The destacking plate 11 is more particularly arranged in a vertical plane parallel to the two rows of wheels but offset from said direction of conveying D between the two rows of wheels by a distance which essentially corresponds to half the maximum thickness of an object, which means that the thickest objects are not diverted when gripped between the wheels 3C and 4C. In particular, the destacking plate 11 is offset toward the wheels 3A,3B,3C and the hardness of the wheel 3C is designed to be slightly greater than that of the wheel 4C so as to force each flat object, particularly the thinnest ones, to position themselves in alignment between the two rows of wheels.
The wheels 3A to 4C are rotated by a common drive means (not depicted in the figure). This drive means is controlled in such a way as to compensate for discrepancies in the positioning of each flat object with respect to a reference time frame supplied, for example, as indicated hereinabove, by the bucket conveyor. In particular, the synchronization system comprises a first sensor 13, of the light-emitting diode type, or the like, provided upstream of the synchronization system and more specifically just before the rotation spindles of the wheels 3C and 4C, so as to detect the passage of the front face of each flat object ejected at the exit of the stacker and engaging between the wheels 3C and 4C. If the detection of the passage of the object past the sensor 13 is late or early in comparison with the reference time frame signal, the drive means is commanded to accelerate or, correspondingly, retard, the movement of this object so as to reposition its front face in the reference time frame. The elastically deformable elastomer wheels in this instance allow positive or negative torque to be transmitted to the flat objects without damaging them. If the difference between the instant that the flat object passes past the sensor 13 and the reference time frame signal is too great, this flat object is positioned by the synchronization device in the next reference time frame at the same as the stacker 1 is temporarily halted to allow an empty time frame to pass.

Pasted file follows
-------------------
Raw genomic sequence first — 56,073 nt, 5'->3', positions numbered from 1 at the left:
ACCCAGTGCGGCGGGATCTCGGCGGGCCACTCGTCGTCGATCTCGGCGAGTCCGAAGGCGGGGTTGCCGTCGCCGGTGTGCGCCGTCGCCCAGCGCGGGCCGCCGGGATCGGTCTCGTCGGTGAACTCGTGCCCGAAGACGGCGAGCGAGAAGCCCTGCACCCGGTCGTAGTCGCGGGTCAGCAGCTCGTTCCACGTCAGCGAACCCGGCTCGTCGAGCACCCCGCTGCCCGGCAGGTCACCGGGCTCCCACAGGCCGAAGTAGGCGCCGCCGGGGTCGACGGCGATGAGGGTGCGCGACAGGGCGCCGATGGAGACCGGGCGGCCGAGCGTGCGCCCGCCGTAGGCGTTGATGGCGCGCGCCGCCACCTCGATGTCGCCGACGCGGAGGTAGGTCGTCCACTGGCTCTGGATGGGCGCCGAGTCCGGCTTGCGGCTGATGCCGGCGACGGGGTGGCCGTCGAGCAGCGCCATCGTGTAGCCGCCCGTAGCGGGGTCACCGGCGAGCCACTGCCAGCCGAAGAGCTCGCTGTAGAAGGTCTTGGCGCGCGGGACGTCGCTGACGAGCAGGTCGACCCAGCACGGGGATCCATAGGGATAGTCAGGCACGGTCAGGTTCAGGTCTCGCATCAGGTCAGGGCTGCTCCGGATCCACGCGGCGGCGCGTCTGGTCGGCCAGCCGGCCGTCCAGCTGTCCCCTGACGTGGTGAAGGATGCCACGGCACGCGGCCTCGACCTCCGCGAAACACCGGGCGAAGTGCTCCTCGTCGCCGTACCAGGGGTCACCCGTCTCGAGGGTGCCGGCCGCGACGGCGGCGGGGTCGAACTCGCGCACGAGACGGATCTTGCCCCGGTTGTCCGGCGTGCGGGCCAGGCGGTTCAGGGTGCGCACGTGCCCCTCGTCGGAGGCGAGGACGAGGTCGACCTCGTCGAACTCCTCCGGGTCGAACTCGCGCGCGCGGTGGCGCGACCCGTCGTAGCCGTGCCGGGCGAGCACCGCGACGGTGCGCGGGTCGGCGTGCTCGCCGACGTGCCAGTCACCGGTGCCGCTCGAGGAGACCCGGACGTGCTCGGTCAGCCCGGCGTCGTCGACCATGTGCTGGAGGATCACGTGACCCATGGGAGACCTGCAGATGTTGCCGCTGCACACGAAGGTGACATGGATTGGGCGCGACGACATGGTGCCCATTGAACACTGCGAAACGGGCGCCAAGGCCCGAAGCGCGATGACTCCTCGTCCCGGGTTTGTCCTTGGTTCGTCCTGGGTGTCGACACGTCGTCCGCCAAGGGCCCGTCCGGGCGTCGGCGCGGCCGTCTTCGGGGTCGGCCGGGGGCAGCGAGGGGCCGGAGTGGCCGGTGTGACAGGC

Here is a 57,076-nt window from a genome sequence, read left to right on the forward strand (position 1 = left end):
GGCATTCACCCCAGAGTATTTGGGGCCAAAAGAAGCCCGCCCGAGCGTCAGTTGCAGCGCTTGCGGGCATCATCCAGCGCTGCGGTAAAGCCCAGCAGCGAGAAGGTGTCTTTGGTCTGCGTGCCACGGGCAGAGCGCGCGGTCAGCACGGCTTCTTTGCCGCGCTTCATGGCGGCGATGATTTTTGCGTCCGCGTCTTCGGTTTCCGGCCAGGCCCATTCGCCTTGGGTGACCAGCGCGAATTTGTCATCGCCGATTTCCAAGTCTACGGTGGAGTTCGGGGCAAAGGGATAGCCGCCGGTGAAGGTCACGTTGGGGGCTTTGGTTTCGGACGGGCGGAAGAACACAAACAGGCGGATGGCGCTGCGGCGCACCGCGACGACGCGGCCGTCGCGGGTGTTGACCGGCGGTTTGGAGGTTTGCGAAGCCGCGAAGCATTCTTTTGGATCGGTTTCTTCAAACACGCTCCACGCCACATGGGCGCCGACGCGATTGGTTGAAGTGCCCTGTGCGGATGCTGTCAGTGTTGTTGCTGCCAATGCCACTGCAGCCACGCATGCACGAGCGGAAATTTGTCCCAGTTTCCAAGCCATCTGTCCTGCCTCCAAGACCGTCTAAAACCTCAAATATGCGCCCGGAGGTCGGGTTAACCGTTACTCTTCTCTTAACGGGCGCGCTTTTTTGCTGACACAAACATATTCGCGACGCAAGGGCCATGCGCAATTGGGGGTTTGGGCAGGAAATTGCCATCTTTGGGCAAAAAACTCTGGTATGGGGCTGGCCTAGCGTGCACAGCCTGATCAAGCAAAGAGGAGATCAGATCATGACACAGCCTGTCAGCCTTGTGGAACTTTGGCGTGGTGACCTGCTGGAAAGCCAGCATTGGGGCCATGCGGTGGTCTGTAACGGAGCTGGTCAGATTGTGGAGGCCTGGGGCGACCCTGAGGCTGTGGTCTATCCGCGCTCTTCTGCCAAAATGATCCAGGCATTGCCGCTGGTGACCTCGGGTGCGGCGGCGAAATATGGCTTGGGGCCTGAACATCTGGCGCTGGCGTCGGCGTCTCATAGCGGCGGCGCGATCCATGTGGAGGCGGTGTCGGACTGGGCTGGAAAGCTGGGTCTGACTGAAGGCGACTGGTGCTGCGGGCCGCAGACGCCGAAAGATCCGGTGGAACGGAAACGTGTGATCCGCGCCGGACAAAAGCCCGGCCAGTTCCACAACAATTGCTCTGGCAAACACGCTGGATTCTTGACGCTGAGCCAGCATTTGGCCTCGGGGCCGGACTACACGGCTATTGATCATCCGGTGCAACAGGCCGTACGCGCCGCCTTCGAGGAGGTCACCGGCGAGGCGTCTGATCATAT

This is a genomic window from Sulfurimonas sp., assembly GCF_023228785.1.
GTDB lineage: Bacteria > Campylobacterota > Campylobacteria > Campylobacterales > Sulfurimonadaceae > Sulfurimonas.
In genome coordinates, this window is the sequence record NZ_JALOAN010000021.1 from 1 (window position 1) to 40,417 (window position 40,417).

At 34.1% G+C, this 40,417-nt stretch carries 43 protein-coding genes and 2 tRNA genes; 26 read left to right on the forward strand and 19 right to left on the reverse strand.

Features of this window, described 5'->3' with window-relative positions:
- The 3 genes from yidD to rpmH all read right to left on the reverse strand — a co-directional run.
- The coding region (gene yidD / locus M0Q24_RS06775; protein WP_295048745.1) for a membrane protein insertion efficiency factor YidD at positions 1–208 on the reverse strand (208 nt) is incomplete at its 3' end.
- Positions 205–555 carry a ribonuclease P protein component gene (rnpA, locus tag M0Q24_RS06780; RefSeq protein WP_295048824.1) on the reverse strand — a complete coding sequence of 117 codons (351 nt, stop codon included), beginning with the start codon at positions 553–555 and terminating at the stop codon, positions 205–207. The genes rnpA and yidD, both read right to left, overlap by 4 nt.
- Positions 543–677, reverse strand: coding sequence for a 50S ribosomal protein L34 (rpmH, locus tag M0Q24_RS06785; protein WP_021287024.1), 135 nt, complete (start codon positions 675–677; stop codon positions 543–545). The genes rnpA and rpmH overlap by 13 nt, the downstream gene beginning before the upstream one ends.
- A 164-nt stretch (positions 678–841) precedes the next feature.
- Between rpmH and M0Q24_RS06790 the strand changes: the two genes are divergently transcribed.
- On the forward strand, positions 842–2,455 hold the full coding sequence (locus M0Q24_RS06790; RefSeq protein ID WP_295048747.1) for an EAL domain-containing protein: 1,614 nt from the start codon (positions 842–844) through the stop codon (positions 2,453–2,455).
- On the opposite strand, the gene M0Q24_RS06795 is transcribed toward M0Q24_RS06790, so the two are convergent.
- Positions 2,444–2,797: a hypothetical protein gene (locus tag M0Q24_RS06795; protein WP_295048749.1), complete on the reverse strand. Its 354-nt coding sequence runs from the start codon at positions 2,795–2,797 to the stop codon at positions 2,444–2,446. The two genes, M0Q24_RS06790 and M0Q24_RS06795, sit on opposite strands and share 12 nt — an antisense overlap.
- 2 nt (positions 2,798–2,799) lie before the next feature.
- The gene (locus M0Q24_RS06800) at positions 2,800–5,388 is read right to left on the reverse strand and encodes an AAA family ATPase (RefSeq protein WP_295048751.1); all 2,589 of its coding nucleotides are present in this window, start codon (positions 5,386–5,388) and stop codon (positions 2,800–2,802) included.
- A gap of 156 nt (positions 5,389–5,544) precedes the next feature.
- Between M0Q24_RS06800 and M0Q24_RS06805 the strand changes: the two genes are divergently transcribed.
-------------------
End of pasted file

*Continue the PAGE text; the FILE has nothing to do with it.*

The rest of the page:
The speed law that the synchronization device forces a flat object that is late with respect to the reference time frame to follow, is a speed law which corresponds to an acceleration followed by a retardation down to a constant conveying speed. If the flat object is early by comparison with the reference time frame, the speed law is a deceleration down to the conveying speed.
In FIG. 2, an object 12A has its front face late with respect to the conveying spacing P by a distance R. In FIG. 3, this object 12A has been returned to the correct position with respect to the conveying spacing P. In all instances, the flat object 12A leaves the synchronization system at constant speed. To fulfil this function of adjusting the speed and position of the flat objects, the two rows of wheels 3 and 4 extend along a length in the direction D that is slightly greater than the longest length of a flat object. Another sensor 14 is also provided downstream of the synchronization system and more particularly just behind the rotation spindles of the wheels 3A and 4A, to detect the passage of the rear face of the flat object which has been moved between the two rows of wheels. In response to this detection, the drive system is commanded to pick up the next object leaving the destacker at the ejection speed of this object (which is normally lower than the conveying speed).
By using a conveyor such as this, equipped with a synchronization system, it is possible to increase the sorting rate of a postal sorting machine.
The synchronization system may perfectly well be positioned at any position on a belt conveyor for adjusting the speed and position of the flat objects downstream of the synchronization system. However, in such a configuration, it is not possible to compensate for excessively large discrepancies in the position of the flat objects by skipping a reference time frame, and it is only a rejection function that can achieve such compensation, to the detriment of the sorting rate of a postal sorting machine.
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|U.S. Classification||271/272, 271/274, 198/621.1, 198/604|
|International Classification||B07C1/04, B65H5/06|
|Cooperative Classification||B65H2513/20, B65H2301/321, B65H2511/22, B65H2404/1122, B65H2511/514, B65H2301/4452, B65H5/062, B07C1/04, B65H2701/1311|
|European Classification||B65H5/06B, B07C1/04|
|May 7, 2002||AS||Assignment|
Owner name: SOLYSTIC, FRANCE
Free format text: ASSIGNMENT OF ASSIGNORS INTEREST;ASSIGNORS:CHAUME, FRANCOIS;BUFFAT, LAURENT;DIEBOLD, CLAUDE;REEL/FRAME:012876/0589;SIGNING DATES FROM 20020416 TO 20020425
|Sep 26, 2007||FPAY||Fee payment|
Year of fee payment: 4
|Oct 28, 2011||FPAY||Fee payment|
Year of fee payment: 8